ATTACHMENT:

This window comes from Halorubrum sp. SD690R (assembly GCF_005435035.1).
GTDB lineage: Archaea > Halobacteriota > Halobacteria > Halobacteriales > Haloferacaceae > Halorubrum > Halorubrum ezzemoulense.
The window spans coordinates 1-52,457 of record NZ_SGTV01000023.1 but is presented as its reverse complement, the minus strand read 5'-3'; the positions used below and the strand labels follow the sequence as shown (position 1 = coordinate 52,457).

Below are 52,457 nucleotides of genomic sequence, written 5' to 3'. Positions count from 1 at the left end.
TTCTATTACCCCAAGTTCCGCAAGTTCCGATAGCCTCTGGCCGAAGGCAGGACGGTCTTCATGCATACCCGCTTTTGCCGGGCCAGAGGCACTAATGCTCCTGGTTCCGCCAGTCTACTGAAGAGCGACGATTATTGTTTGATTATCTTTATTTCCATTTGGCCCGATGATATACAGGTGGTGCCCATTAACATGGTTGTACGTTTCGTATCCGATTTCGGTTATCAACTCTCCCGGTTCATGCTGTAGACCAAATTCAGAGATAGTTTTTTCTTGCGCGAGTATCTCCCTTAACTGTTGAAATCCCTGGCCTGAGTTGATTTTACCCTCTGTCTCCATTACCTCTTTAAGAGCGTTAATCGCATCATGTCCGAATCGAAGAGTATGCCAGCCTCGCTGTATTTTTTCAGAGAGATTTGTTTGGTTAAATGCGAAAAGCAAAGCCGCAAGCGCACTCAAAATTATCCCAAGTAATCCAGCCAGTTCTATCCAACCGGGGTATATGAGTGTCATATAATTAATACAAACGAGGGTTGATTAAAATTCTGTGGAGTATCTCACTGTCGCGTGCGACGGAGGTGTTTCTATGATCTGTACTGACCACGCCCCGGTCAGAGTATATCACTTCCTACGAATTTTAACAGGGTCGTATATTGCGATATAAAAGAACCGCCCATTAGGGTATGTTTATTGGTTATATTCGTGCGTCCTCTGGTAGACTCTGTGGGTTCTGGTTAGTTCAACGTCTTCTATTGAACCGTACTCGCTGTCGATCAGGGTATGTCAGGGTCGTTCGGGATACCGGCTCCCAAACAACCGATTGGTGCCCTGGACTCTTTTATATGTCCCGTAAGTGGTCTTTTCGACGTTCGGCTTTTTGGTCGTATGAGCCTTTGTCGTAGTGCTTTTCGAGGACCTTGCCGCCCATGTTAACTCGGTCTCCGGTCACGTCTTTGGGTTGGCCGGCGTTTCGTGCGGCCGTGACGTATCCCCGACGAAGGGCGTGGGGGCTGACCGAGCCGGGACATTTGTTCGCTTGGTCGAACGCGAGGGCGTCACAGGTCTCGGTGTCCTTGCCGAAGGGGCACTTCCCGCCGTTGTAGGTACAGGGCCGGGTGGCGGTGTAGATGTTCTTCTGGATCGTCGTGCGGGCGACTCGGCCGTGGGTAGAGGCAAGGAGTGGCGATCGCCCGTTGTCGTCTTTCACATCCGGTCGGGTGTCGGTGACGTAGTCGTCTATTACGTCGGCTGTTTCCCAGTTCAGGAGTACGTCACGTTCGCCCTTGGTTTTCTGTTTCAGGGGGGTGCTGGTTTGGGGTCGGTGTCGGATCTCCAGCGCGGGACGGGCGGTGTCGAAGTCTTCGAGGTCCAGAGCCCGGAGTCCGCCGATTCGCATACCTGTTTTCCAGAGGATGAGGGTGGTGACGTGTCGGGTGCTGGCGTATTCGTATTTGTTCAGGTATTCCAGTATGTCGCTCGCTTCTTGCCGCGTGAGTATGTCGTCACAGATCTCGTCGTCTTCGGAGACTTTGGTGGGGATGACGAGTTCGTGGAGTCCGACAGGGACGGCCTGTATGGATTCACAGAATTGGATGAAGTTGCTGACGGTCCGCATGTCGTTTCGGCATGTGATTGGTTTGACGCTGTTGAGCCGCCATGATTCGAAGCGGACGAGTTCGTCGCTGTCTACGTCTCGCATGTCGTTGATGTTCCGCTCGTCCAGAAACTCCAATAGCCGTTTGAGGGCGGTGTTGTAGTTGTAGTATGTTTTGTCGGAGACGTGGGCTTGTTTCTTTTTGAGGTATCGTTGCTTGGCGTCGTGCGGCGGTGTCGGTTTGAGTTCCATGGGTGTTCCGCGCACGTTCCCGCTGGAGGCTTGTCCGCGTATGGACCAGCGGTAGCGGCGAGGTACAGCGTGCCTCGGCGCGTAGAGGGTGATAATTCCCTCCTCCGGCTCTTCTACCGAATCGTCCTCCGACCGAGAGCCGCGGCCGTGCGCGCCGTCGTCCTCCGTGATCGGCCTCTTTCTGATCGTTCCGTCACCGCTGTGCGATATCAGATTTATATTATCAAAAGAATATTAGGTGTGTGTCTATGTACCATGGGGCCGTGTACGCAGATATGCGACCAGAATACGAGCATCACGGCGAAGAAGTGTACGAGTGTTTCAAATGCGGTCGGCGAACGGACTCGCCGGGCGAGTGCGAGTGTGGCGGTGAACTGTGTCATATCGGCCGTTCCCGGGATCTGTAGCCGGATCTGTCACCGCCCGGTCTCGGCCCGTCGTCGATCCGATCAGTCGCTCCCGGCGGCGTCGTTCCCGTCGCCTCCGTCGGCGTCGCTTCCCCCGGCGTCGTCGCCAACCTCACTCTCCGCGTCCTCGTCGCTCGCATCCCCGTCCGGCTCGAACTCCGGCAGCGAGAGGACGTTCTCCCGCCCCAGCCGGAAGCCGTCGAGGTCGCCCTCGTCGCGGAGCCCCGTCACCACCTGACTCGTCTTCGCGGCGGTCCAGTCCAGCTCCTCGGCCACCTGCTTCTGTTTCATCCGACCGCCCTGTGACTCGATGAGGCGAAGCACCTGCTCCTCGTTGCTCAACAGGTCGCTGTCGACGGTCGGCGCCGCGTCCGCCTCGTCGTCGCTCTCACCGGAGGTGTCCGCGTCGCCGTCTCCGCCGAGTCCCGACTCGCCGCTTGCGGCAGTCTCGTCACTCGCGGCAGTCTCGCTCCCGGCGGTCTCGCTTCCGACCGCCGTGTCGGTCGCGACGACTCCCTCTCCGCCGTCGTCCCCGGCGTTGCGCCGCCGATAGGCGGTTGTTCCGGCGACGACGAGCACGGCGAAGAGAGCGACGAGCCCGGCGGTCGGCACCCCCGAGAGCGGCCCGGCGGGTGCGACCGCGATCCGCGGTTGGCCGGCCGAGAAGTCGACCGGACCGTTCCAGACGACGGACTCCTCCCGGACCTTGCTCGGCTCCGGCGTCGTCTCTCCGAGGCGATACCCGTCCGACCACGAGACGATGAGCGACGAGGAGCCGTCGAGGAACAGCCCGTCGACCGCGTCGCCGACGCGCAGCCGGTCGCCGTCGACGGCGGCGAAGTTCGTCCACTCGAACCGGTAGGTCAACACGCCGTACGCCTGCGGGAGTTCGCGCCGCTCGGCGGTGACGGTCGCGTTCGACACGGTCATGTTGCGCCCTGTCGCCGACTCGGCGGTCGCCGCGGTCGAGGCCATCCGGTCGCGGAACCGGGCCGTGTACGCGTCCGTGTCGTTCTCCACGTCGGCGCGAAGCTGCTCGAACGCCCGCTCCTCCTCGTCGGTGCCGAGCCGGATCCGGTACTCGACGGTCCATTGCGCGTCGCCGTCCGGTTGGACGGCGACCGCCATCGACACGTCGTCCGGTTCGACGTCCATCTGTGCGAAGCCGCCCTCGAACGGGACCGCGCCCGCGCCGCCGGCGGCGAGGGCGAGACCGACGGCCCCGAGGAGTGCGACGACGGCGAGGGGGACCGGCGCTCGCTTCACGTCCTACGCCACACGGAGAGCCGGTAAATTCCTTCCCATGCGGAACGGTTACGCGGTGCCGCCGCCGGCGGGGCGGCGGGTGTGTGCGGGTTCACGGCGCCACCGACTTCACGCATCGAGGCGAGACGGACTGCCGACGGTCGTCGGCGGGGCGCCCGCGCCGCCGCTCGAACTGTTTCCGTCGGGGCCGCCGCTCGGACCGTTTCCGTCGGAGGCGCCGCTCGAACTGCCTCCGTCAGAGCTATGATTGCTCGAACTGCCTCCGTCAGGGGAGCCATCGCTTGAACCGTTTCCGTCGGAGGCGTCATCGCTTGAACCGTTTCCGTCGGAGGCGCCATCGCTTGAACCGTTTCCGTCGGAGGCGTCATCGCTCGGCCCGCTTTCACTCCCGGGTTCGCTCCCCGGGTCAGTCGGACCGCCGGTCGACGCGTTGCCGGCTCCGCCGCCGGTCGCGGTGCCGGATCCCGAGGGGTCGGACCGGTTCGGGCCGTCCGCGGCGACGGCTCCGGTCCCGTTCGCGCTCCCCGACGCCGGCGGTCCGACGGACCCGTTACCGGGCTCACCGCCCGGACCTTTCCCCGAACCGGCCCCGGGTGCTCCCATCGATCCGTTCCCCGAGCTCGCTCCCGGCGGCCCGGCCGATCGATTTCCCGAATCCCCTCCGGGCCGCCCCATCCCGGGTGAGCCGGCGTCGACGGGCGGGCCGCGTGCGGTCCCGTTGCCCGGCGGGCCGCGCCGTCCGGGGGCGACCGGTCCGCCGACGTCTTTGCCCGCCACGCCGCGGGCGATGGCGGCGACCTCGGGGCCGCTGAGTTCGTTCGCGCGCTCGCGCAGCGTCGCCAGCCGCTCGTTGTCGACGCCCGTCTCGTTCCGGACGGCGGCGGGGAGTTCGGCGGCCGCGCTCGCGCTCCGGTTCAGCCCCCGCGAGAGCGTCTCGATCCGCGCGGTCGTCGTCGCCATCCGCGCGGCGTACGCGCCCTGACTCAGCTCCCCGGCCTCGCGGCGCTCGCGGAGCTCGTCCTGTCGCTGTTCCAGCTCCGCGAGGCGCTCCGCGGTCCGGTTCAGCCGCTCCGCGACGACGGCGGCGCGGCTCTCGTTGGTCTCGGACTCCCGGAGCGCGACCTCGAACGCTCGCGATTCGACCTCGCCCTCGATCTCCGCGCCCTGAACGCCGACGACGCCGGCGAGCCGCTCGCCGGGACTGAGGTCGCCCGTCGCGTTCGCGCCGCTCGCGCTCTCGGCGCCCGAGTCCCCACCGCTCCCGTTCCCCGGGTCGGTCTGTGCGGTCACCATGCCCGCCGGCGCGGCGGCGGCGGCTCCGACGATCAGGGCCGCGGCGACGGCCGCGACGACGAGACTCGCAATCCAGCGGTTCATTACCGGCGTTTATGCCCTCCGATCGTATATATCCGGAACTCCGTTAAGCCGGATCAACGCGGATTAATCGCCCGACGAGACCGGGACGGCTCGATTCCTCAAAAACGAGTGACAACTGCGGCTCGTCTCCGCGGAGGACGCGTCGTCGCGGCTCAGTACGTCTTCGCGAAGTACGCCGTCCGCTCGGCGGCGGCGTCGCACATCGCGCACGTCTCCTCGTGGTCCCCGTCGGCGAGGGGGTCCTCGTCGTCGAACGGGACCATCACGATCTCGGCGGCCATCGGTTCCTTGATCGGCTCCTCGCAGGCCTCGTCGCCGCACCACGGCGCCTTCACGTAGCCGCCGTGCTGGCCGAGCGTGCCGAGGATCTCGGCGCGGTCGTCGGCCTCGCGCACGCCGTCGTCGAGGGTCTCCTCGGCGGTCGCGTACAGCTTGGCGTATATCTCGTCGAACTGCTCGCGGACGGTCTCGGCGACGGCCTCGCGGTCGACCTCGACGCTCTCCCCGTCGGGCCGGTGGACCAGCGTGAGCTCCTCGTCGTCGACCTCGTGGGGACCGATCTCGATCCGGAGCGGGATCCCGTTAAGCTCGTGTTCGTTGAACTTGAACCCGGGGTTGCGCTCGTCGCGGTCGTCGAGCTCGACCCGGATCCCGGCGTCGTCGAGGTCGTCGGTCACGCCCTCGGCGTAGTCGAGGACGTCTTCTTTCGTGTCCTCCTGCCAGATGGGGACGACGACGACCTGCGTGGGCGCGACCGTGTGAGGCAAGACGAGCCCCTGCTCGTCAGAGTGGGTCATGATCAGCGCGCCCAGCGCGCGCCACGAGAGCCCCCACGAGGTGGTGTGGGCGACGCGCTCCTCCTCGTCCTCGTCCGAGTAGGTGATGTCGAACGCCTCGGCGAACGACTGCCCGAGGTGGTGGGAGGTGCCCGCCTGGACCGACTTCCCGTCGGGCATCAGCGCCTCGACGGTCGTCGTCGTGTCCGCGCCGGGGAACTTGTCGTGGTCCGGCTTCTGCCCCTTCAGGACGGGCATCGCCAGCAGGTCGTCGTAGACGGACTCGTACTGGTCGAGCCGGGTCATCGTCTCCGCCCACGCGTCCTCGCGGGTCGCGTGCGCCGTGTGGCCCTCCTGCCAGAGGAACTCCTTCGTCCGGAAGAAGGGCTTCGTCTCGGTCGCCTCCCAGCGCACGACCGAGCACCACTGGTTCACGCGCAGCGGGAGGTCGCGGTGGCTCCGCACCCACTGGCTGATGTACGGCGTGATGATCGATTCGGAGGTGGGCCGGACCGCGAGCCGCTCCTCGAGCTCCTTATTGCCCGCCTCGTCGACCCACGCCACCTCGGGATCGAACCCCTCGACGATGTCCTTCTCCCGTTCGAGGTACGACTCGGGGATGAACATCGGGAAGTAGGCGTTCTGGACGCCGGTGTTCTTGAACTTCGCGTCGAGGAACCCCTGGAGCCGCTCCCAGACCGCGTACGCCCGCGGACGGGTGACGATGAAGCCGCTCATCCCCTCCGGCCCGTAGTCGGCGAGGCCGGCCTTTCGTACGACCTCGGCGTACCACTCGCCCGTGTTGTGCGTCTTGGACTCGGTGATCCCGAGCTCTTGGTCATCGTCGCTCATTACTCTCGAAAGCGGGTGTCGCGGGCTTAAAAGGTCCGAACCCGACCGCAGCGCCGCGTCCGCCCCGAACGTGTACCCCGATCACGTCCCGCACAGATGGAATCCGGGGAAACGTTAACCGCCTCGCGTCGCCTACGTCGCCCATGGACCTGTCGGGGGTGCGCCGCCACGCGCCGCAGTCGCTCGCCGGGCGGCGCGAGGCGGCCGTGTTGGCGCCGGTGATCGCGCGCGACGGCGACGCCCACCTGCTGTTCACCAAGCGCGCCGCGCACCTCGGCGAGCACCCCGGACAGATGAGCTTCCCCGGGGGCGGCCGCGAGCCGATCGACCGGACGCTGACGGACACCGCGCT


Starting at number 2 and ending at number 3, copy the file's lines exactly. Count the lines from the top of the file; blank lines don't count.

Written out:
GTDB lineage: Archaea > Halobacteriota > Halobacteria > Halobacteriales > Haloferacaceae > Halorubrum > Halorubrum ezzemoulense.
The window spans coordinates 1-52,457 of record NZ_SGTV01000023.1 but is presented as its reverse complement, the minus strand read 5'-3'; the positions used below and the strand labels follow the sequence as shown (position 1 = coordinate 52,457).